Once the domain of retired physicians and entrepreneurs, the growth of urgent care centers—a market that reached nearly $14 billion in 2013—is projected to increase over the next five years, driven by hospitals seeking to relieve crowded and costly ERs and to recoup lost revenues.

That is the finding of a new report from medical market research firm Kalorama Information, which estimates that there are currently 9,400 urgent care centers in the United States—a trend that will continue to grow as urgent care centers increase patient flow and offer more services.

“In 2014, the urgent care center business could be said to have grown up,” said Bruce Carlson, publisher of Kalorama Information. “Where once the market consisted of single centers owned by individuals like entrepreneurs or retired physicians, today’s urgent care center is likely to be part of a chain or hospital and part of a well-thought out strategy.”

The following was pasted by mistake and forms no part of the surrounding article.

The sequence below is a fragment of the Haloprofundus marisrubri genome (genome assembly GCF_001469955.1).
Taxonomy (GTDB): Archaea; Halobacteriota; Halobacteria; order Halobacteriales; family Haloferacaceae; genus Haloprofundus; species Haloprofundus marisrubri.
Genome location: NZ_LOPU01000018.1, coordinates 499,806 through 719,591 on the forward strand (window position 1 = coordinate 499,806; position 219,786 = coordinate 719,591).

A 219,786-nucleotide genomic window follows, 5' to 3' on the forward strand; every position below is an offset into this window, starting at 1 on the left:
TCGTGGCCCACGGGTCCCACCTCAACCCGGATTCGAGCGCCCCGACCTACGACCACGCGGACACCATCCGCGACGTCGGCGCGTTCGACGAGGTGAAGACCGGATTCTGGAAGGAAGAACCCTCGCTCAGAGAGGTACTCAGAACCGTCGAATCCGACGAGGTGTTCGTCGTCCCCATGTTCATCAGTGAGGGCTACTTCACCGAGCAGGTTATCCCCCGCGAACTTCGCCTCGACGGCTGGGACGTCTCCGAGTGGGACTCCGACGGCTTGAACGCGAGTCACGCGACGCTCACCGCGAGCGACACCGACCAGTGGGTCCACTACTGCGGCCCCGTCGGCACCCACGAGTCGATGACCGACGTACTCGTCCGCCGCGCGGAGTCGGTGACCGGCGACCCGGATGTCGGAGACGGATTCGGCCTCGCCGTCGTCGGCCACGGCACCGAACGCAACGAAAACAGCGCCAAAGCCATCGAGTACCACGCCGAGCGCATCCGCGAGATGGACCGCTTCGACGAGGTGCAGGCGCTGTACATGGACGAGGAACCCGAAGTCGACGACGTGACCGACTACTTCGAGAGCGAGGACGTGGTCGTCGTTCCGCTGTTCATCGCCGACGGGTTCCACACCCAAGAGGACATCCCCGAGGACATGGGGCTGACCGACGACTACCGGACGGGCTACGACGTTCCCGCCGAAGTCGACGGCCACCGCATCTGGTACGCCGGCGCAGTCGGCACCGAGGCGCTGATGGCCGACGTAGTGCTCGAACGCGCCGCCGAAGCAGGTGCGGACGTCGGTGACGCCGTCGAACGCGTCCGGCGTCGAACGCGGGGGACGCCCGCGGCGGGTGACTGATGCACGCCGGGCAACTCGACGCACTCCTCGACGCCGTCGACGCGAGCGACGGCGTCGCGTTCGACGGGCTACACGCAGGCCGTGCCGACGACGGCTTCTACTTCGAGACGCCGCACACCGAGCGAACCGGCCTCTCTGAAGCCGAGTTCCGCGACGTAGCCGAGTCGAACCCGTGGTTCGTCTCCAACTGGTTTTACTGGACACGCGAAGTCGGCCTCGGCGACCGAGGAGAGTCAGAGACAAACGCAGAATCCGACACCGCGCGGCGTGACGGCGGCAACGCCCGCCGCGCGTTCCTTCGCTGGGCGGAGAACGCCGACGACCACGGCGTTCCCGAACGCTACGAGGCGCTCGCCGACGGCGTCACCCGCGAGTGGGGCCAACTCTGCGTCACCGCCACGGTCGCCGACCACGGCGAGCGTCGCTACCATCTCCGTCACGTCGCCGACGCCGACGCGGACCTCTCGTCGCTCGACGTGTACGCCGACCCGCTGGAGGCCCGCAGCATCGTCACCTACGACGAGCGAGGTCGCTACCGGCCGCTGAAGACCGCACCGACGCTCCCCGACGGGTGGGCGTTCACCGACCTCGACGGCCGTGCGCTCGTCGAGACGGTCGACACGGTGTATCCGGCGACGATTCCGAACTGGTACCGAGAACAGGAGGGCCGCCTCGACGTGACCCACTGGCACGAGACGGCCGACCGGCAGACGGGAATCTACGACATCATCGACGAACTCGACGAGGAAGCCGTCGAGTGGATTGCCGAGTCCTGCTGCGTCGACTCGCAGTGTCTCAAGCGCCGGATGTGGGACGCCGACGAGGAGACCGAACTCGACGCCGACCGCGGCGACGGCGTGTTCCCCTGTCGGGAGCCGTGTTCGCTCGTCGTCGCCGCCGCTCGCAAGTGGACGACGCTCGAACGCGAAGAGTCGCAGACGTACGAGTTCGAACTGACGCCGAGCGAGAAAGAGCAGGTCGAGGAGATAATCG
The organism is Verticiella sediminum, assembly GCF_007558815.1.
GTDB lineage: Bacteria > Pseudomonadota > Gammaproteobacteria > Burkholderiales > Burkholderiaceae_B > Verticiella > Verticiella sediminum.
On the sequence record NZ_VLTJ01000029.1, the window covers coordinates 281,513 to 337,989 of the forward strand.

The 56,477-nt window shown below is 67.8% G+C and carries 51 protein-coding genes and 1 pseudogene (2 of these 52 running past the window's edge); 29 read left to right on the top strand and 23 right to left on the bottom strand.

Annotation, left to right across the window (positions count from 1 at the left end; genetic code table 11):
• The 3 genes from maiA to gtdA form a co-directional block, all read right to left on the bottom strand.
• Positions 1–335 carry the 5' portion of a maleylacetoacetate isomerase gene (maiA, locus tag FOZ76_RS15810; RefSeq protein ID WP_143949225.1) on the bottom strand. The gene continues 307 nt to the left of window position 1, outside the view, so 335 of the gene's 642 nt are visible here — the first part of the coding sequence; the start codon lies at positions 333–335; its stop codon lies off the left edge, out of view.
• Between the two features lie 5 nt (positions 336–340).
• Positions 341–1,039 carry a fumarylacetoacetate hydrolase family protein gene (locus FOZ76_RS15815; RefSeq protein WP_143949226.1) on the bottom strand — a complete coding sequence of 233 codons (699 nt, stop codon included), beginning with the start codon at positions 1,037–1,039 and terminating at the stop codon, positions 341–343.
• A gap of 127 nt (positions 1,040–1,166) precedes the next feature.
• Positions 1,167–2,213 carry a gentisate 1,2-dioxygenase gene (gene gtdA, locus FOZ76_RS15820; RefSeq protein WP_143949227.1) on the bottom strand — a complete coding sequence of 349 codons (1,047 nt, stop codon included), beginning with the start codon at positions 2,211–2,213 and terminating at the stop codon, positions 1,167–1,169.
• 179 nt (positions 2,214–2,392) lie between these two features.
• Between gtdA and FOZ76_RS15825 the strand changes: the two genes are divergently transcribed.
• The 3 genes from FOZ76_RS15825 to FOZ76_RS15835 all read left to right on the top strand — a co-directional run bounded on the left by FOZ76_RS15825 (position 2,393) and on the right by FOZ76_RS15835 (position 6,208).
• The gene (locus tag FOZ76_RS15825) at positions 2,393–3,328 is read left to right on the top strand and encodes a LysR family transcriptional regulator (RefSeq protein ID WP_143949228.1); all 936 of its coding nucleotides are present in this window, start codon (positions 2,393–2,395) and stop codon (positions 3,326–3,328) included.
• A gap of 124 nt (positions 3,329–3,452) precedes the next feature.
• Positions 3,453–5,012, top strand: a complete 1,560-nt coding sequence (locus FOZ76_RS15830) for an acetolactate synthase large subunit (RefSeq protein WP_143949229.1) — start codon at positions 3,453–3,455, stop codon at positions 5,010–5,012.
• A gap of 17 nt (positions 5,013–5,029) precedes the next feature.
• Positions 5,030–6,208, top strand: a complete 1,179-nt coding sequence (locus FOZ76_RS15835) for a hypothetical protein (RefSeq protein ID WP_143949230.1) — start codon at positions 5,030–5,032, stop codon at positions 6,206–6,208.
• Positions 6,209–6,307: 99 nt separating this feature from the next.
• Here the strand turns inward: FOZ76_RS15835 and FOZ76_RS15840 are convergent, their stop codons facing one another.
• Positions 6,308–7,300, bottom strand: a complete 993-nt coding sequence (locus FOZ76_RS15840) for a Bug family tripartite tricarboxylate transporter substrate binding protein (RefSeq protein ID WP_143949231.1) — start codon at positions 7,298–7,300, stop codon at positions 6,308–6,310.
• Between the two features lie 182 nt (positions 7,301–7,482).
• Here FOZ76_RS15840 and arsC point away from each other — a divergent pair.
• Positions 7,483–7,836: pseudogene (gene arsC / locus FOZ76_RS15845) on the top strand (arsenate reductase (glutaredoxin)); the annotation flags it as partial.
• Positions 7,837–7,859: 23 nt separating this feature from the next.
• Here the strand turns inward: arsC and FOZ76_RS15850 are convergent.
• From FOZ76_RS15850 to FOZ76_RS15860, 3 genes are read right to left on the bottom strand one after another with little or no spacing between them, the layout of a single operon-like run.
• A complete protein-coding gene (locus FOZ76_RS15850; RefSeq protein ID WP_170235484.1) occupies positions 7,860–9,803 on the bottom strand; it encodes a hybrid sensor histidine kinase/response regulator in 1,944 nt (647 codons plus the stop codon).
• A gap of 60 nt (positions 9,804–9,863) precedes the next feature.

The report also concludes that these centers are “well-utilized and once patients go, they return.” According to Kalorama Information, 70 percent of urgent care center visitors surveyed indicate that they went to a UCC more than once in the past year.

At the same time, the research firm warns that it’s not uncommon to “see two or three centers opening up nearby each other, competing for the same population” which is allowing consumers to “shop for services” creating competition in locations where some centers “won’t be able to survive.”

The key to the survival of urgent care centers are high-traffic locations and a population of underserved patients, advises Kalorama Information, According to the firm, a successful center needs a minimum of 8,000 patient visits per year to survive and 14,000 to make nationwide averages. “That may require a surrounding population of 50,000, and there’s only so many such areas,” states the report. “As clinics grow, the choice areas with this population underserved will diminish.”          

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